Thinking of the hills, the riding was pretty demanding and challenging. My riding for the week was 616 miles with 25,000+ feet of climbing, and I missed 55 miles of hilly terrain one day due to taking a SAG ride to the finish due to multiple flat tire issues. Nearly every day had one or more challenging climb that was probably comparable to “The Wall” on Michigan Mountain Mayhem – sometimes it would be a moderate length (1 – 1.5 mile) gut-busting steep hill that included 15% - 20% gradients (the first two days had climbs like this at the finish!), and sometimes it would be a longer climb of 2-3 miles that required grinding our way up a long steady 4% - 7% grade. In addition to the big hills, nearly every day had a healthy serving of shorter steep rollers that demanded work to get over and that would take their toll through the day. It turned out that the longest ride (RAIN on Saturday) was the easiest day of the week. It was long (160 miles) but the road was at most gentle rolling hills with none of the gut-busting, leg-numbing climbs of the first five days. We actually joked that this was our 160 mile recovery ride to end the tour. I do not have a lot to compare with RAINSTORM, but I thought it was more difficult than Michigan Mountain Mayhem due to the demanding climbs every day. I talked to a rider who did DALMAC last year and he thought RAINSTORM was more demanding than DALMAC, and I also talked to another rider who has done Ride the Rockies multiple times and she thought that while the climbs in Ride the Rockies were much longer, RAINSTORM was more demanding due to the severity of the climbs. RAINSTORM was certainly challenging for me, and it was satisfying to complete the tour.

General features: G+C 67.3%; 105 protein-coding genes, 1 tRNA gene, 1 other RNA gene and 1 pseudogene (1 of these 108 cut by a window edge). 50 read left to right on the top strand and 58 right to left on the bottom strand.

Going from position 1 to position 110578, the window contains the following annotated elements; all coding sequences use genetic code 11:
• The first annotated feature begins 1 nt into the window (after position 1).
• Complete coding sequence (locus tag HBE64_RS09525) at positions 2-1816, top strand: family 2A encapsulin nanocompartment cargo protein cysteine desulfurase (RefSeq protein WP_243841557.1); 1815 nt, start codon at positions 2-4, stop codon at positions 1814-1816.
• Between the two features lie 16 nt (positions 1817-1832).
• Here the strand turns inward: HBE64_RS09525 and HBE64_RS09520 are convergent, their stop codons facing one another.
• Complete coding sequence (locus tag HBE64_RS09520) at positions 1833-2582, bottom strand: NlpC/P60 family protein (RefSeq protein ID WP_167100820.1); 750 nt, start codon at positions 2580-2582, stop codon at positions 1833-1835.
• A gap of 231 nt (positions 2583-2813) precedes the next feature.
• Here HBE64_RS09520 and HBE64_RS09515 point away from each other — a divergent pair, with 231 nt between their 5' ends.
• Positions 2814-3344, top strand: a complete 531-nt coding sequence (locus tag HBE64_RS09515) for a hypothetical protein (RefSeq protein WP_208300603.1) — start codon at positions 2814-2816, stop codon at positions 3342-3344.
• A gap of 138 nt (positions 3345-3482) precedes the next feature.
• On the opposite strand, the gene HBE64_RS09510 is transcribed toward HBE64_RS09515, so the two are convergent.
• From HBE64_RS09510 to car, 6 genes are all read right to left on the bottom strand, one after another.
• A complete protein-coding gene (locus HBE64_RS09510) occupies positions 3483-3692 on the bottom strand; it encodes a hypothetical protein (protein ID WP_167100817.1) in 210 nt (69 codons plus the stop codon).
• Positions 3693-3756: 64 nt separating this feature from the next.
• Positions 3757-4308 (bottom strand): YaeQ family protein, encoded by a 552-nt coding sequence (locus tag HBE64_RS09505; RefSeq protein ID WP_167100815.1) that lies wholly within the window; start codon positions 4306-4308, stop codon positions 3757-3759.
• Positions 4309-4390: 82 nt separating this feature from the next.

As I indicated earlier, RAINSTORM turned out to be even better than I expected it to be. It was more difficult than I expected it to be; if I had realized how difficult the climbing would be before deciding to do RAINSTORM I probably would not have done it. However, I also turned out to be better prepared and more capable than I realized. When I discussed RAINSTORM with Jeff last fall he told me that often riders seem to get stronger over the course of a multi-day tour, and I think this may have happened for me. However, I also I became more confident in what I could do as the week went on: in part because I came to realize that I had done similar things in training so I could have confidence I could do things that came up in the tour (thank you Fiona!), and in part because after a couple days of success in demanding riding I became more confident I could do what the next day presented.
I am already starting to consider what next year’s challenge might be. I would love to RAINSTORM again but I do not think I will have the training time needed available next spring, so this may need to wait until 2018. Maybe 2017 will be the year I do an unsupported tour, or maybe I will do a brevet series, or maybe I will find something else I can do in the fall that will be a suitable challenge. Jim Owens has already suggested I consider the Columbus Fall Challenge – 2 days riding between Columbus and the Ohio River near West Virginia with 220 miles and 16,000 feet of climbing with gradients up to 25%. This sounds pretty challenging, and is starting to sound intriguing…